Showing: 1-10 results of 19

INTRODUCTION Students of economics know that the roundabout methods of capitalistic production are far more fruitful than the direct methods of the primitive economy. As we advance, we introduce new intermediaries between the beginning and the end of production. This thought occurs to one in the study of Americanization. If we would Americanize the immigrant we must seek him out in his daily economic life and see to it that the influences under... more...

Mr. President, and Members of the "Central Mich. Ag'l Society:" Ladies and Gentlemen: Remote from the theatre of action in the late rebellion, Michigan has experienced comparatively few of the evils that followed immediately in its path. The usual pursuits of peaceful life, were here scarcely disturbed, and by the permission of a Gracious Providence, the industry of the inhabitants of our State was but little diverted from its legitimate... more...

Introduction The art and science of agriculture embrace most intentional human efforts to control biological activity so as to produce plants and animals of the sort wanted, when wanted. Rubber plantations, cattle ranches, vegetable gardens, dairy farms, tree farms, and a host of similar enterprises all represent human efforts to compel nature to serve man. Those who undertake agriculture have had, from time immemorial, a variety of names, not... more...

Agriculture in Virginia, 1607-1699 Various events in the latter years of the sixteenth century did much to shape the future destiny of the English nation. With the destruction of the Spanish Armada in 1588, England rose from a minor position in world affairs to one of major importance. One of the first changes was reflected in her attitude towards trade and commerce. England was no longer penned up on her "tight little isle," and her ships could... more...

DESCRIPTIVE CATALOGUE OF PLANTS. 1. Abelmoschus moschatus.—This plant is a native of Bengal. Its seeds were formerly mixed with hair powder, and are still used to perfume pomatum. The Arabs mix them with their coffee berries. In the West Indies the bruised seeds, steeped in rum, are used, both externally and internally, as a cure for snake bites. 2. Abrus precatorius.—Wild liquorice. This twining, leguminous plant is a native of... more...


FOREWORD Once in awhile, maybe, twenty-five or thirty years ago, they used to pack you off during the holidays for a visit on Somebody's Farm. Have you forgotten? You went with your little round head close clipped till all the scar places showed white and you came back with a mat of sunbleached hair, your face and hands and legs brown as a nut. Probably you treasure recollections of those boyhood days when a raw field turnip, peeled with a... more...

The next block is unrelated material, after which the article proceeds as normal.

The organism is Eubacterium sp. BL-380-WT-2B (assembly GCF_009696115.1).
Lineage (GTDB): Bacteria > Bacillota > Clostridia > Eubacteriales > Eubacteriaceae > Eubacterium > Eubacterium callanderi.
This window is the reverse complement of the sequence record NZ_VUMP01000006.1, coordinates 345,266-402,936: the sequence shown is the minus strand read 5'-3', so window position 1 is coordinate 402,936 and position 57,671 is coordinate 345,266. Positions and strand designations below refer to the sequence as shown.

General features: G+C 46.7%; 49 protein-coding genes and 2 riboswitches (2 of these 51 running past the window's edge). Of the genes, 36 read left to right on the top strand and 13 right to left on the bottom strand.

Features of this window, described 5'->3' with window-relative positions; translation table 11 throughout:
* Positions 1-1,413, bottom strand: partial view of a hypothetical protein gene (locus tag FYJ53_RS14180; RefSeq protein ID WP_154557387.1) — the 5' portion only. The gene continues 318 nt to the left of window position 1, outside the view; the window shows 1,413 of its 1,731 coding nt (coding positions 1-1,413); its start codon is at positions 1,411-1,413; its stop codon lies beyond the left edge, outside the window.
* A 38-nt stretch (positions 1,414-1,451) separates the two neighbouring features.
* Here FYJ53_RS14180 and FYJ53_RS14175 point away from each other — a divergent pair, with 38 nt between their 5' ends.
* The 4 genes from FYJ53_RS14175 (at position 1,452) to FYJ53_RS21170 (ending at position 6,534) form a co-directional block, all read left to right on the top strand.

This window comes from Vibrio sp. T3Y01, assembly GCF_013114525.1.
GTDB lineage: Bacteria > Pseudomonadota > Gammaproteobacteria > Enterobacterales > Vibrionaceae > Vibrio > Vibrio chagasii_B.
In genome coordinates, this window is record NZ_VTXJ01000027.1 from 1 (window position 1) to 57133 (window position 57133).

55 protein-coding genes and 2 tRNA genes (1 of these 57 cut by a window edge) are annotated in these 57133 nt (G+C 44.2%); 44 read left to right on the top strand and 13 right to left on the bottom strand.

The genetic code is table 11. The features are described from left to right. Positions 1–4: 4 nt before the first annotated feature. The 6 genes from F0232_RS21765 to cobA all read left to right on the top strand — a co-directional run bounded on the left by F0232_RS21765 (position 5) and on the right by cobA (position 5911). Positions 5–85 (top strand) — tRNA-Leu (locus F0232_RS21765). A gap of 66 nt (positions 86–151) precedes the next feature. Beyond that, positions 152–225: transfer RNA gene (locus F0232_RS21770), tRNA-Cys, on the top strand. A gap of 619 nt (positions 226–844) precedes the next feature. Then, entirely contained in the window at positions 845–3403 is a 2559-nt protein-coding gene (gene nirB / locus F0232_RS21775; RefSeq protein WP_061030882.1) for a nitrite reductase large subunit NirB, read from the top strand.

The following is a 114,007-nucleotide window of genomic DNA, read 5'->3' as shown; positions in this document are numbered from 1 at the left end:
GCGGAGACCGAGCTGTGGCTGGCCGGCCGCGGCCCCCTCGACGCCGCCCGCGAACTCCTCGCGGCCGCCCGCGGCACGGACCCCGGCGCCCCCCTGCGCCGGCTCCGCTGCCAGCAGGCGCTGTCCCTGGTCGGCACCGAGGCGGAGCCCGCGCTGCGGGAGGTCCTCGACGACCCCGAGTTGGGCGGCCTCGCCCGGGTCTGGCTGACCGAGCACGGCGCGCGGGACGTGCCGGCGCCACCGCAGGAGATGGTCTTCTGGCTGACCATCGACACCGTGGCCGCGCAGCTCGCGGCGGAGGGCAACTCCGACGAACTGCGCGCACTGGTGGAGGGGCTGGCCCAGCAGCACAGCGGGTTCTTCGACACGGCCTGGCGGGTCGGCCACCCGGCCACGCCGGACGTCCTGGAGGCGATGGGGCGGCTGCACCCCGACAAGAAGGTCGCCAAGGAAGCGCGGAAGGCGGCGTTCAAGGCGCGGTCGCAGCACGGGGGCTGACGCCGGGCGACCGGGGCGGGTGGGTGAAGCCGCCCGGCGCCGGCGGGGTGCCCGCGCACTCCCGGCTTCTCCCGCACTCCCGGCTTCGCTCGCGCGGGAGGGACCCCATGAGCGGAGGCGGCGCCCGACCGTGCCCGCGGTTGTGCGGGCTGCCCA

FACTS AND OBSERVATIONS ON THE SALMON. In the following observations I intend to offer some remarks on the various migratory fish of the genus Salmo; and then some facts and opinions which tend to show the importance of some change in the laws which are now in force regarding them. We have first the Salmon; which, in the Ribble, varies in weight from five to thirty pounds. We never see the fish here before May, and then very rarely; a few come... more...

HISTORY OF FARMINGThe Land and the People From the most southern point of Ontario on Lake Erie, near the 42nd parallel of latitude, to Moose Factory on James Bay, the distance is about 750 miles. From the eastern boundary on the Ottawa and St Lawrence Rivers to Kenora at the Manitoba boundary, the distance is about 1000 miles. The area lying within these extremes is about 220,000 square miles. In 1912 a northern addition of over 100,000 square... more...

Depth of Soil for Fruit. Would four feet of good loose soil be enough for lemons? Four feet of good soil, providing the underlying strata are not charged with alkali, would give you a good growth of lemon trees if moisture was regularly present in about the right quantity, neither too much nor too little, and the temperature conditions were favorable to the success of this tree, which will not stand as much frost as the orange. Temperatures... more...

CHAPTER I. THE INCEPTION OF THE GRANGE When President Johnson authorized the Commissioner of Agriculture, in 1866, to send a clerk in his bureau on a trip through the Southern States to procure "statistical and other information from those States," he could scarcely have foreseen that this trip would lead to a movement among the farmers, which, in varying forms, would affect the political and economic life of the nation for half a century. The... more...